Burundi ~ a new frontier
Kiryama Washing Station, Kayanza Province, Burudi
Kiryama is our first foray into Burundi coffee. Our lot is from the Kiryama (pronounced Kigama) washing station, built in 1988 and owned by the government. It is in northern Burundi at an altitude of 5,800 feet near the border with Rwanda.
Even though our lot is from last summer’s harvest (2010), the beans still retain bright yet smooth acidity underpinned by the flavor of light molasses tinged with ripe orange and raspberry. Most coffees acquire generic woody notes after storage this long; nevertheless our lot has lost none of its definition in the long journey to Boston. Getting coffees quickly from land-locked Burundi and Rwanda, its neighbor just to the north, is always very difficult and shipments almost always arrives quite late.
The beans are from the Mibirizi and Jackson cultivars, both variants of the heirloom Bourbon variety. Mibirizi is the name of a mission in Rwanda where Bourbon trees from Guatemala were first planted in 1905. I cannot find any information on the Jackson version of Bourbon. These plants have adapted well to the environments of Rwanda and, later in 1930, Burundi.
Burundi shares much common ground with Rwanda; both are tiny countries with a common border that share a tragic conflict between Tutsi and Hutu; both have high density populations in similar environments. According to the Office of Burundi Coffee there are 800,000 families living on 60,000 hectares of farmland. This corresponds to well under a quarter of an acre per family. Other obstacles shared with Rwanda are access to the sea and a dire need for further development of infrastructure. 80% of Burundi’s export revenues is coffee.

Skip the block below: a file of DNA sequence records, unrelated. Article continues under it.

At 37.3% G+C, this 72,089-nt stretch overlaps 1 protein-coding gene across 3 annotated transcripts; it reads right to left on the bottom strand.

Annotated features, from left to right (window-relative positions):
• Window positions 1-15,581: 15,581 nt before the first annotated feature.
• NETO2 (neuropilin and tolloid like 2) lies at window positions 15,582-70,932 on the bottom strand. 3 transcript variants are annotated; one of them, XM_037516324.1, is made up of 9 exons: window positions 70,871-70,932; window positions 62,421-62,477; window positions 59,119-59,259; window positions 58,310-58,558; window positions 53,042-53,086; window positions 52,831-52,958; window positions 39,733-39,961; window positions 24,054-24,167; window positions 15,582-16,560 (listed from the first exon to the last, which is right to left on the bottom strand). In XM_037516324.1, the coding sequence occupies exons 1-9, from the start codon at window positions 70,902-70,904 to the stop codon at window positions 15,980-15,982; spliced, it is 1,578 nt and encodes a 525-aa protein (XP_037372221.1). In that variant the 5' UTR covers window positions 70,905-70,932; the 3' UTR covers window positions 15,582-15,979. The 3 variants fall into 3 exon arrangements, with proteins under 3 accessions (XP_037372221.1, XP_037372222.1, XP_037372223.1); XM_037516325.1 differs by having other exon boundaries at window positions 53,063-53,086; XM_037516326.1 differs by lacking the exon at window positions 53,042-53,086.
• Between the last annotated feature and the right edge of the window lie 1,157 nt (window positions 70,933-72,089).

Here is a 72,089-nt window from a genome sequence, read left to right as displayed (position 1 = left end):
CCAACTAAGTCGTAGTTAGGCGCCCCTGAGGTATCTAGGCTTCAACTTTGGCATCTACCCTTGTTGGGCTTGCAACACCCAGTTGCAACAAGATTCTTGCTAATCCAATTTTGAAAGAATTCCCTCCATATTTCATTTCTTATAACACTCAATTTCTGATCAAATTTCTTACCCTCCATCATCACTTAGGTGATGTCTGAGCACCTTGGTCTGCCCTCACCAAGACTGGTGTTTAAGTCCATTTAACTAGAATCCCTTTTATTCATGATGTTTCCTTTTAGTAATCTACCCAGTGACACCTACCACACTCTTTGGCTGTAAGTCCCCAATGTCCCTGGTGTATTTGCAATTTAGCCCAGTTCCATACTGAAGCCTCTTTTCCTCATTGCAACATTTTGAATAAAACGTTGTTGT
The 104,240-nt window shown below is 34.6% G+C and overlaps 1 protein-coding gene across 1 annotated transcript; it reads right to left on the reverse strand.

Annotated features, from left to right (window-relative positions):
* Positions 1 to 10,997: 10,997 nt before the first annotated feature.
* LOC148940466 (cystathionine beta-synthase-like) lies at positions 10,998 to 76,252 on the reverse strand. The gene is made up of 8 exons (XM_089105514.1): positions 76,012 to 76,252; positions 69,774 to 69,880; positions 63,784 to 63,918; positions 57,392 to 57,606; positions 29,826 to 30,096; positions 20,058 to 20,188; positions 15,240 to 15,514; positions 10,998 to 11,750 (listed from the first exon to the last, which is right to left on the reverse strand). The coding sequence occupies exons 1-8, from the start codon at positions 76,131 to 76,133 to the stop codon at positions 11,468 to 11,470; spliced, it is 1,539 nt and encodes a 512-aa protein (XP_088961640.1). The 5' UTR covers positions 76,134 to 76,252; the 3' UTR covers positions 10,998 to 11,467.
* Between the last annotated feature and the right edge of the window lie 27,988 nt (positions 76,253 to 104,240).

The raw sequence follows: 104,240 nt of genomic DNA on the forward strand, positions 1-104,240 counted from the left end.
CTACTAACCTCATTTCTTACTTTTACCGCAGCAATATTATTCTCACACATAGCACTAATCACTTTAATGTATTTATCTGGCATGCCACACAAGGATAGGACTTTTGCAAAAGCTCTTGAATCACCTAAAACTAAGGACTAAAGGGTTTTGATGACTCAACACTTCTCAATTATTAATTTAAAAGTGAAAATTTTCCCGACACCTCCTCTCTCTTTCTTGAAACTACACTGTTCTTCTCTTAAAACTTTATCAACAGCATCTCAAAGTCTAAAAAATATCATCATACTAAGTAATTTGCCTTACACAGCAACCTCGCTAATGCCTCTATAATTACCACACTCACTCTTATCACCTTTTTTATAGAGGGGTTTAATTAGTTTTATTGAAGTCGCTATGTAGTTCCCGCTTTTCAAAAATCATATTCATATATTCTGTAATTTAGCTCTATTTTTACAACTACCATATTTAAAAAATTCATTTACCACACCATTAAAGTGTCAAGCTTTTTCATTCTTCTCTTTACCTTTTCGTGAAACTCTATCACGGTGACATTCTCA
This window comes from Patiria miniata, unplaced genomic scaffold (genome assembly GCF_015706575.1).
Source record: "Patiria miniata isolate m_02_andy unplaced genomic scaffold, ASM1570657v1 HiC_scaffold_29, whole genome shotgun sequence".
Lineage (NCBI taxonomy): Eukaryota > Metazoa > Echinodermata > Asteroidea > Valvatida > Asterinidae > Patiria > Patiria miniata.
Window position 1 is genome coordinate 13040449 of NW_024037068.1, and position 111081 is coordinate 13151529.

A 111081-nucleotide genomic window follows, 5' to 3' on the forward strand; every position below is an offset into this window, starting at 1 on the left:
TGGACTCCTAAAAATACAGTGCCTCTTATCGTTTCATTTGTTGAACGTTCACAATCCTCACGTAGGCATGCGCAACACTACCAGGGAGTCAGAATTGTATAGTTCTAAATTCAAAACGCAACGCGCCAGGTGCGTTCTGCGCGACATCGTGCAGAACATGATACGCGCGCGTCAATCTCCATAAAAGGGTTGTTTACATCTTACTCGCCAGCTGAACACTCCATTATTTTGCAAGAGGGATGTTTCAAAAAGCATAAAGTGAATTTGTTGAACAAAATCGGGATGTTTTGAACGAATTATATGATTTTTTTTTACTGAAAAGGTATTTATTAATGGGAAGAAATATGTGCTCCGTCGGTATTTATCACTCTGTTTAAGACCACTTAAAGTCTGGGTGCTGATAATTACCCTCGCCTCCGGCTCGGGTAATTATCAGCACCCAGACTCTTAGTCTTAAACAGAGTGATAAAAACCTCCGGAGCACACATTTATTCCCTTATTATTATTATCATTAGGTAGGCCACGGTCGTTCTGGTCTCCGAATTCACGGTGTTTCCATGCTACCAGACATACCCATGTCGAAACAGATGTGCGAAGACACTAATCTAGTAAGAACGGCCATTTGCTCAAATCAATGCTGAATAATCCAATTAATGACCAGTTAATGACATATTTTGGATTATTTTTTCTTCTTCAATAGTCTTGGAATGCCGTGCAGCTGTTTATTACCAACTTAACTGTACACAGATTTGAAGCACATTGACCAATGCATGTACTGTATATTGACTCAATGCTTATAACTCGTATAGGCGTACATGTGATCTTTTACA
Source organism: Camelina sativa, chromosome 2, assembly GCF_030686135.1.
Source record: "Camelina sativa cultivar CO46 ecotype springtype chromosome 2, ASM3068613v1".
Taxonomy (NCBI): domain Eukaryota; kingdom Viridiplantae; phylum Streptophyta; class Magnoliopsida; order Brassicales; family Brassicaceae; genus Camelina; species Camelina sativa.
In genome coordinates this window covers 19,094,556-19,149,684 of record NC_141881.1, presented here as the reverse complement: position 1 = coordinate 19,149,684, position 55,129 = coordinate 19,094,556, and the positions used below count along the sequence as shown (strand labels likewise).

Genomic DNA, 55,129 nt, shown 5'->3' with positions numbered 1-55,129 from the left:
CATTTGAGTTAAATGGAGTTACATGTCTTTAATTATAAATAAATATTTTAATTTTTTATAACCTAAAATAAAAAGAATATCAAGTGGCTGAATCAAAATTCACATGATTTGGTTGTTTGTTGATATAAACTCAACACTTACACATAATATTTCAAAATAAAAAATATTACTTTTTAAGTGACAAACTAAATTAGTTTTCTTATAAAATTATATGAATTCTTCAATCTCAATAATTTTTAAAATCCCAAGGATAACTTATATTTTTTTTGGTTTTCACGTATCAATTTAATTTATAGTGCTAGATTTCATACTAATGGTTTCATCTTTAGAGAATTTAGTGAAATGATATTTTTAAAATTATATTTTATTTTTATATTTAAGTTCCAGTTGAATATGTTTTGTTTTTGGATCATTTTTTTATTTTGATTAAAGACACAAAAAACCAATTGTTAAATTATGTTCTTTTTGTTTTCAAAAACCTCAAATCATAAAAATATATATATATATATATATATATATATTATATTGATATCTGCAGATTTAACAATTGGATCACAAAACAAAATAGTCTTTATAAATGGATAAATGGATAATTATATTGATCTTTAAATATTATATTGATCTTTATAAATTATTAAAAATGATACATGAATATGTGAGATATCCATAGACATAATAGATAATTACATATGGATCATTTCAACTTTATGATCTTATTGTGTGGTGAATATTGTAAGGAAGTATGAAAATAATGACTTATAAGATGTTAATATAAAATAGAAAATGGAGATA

Still another problem for both Rwanda and Burundi is a bacteria which can radically affect the flavor of coffee beans; one infected bean can release a powerful raw potato flavor and aroma which destroys a pot of coffee! No lot of coffee from these two countries can be said to be 100% free of this problem. If you get such a cup, the roaster cannot be blamed. In a high quality lot like this one you can go through hundreds of great cups and then hit one or two like a wall! Chalk it to the necessary experience of the coffee treasure hunter, just as true wine lovers know what corky means! The number of incidents have steadily diminished over the years as these countries work to eliminate it entirely.
Burundi has made extraordinary leaps towards producing great quality coffees in very few years. I have been invited to and eagerly accepted to be a cupping juror in a Cup of Excellence practice competition in Burundi this summer in preparation for the real event in 2012.
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